In Cheyenne, Wyoming today there is much celebration among the Northern Arapaho Indians and former Vice President Dick Cheney who is from the same area and was once a Wyoming Representative in the US House of Representatives.
The US Fish & Wildlife has agreed that the Arapaho tribe can practice their native American tradition that involves the killing of two bald eagles and using their feathers in a religious ceremony.
Henry Spoonburger who is head of the local group told reporters that this is a clear victory for his tribe and that it would not harm the overall population of the bald eagles.
"We take care all year long to help protect these beautiful birds. They are as important to us as the animal rights groups. This is an ancient ceremony and I wish to thank the U.S Fish and Wildlife group for giving us this opportunity."
Bertha Golfmulligan, president of the Rising Star Institute, a Washington, D.C.-based Native American Indian rights group, notes that only a few tribes still practice ceremonies that require them to kill eagles.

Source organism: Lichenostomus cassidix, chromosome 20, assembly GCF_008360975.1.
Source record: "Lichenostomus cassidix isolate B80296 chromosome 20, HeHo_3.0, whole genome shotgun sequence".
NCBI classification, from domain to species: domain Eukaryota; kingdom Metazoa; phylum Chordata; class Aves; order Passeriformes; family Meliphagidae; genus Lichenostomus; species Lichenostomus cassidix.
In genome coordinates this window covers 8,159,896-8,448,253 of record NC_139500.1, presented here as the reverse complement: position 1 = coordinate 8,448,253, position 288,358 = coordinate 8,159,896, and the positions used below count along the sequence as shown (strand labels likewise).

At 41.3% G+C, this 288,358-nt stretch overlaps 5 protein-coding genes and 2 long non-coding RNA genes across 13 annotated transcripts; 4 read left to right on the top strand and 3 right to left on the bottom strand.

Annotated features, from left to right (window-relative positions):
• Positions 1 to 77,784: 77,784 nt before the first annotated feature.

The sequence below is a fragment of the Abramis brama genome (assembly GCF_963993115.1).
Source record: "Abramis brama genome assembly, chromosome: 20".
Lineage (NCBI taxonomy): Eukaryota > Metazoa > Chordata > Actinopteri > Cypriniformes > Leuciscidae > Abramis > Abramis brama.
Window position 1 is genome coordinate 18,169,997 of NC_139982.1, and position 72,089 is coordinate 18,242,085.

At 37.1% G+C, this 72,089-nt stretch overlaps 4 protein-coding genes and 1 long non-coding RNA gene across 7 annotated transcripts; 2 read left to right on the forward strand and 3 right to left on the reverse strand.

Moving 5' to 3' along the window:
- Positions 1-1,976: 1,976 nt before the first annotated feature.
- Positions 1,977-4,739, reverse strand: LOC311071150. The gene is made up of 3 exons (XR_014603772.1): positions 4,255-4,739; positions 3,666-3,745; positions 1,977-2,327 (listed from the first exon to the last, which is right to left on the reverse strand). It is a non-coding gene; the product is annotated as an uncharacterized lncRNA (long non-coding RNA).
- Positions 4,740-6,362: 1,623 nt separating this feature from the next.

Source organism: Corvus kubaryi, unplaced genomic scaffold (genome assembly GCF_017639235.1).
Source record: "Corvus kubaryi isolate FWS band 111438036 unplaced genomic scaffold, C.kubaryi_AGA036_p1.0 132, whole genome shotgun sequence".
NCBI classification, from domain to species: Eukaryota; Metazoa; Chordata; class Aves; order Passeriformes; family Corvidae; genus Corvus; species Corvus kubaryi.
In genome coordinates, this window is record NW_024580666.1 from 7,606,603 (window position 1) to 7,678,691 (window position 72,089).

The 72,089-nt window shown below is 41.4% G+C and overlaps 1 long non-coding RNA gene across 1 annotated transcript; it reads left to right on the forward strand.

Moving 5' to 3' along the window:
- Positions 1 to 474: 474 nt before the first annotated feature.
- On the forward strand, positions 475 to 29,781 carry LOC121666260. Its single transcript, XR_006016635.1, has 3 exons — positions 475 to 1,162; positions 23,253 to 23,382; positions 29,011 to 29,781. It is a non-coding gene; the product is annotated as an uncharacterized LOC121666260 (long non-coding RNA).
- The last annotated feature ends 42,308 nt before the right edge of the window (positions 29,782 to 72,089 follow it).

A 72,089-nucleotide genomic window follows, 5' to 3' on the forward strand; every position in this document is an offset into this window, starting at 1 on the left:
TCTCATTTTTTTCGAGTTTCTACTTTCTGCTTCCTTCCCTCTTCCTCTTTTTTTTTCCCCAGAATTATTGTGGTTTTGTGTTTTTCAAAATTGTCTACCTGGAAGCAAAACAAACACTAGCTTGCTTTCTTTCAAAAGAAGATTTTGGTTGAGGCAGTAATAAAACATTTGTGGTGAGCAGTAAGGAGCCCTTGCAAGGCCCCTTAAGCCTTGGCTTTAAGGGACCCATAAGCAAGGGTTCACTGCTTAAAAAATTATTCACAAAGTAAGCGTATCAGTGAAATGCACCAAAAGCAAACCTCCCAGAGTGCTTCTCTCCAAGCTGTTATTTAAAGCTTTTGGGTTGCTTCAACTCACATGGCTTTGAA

Oddly enough, Ms. Golfmulligan was the spokesperson for the opposition to the Dick Cheney request.
"I hated to agree with Mr. Cheney but you know how Cheyenne and most political groups work. The requests were tied together and we needed to get this passed before the proper time for the ceremony. We can work on this other agreement later."
Meanwhile, a very thrilled Dick Cheney stated that, "If they get to kill two precious bald eagles, then I should have the right to non-fatally shoot two politicians in the face."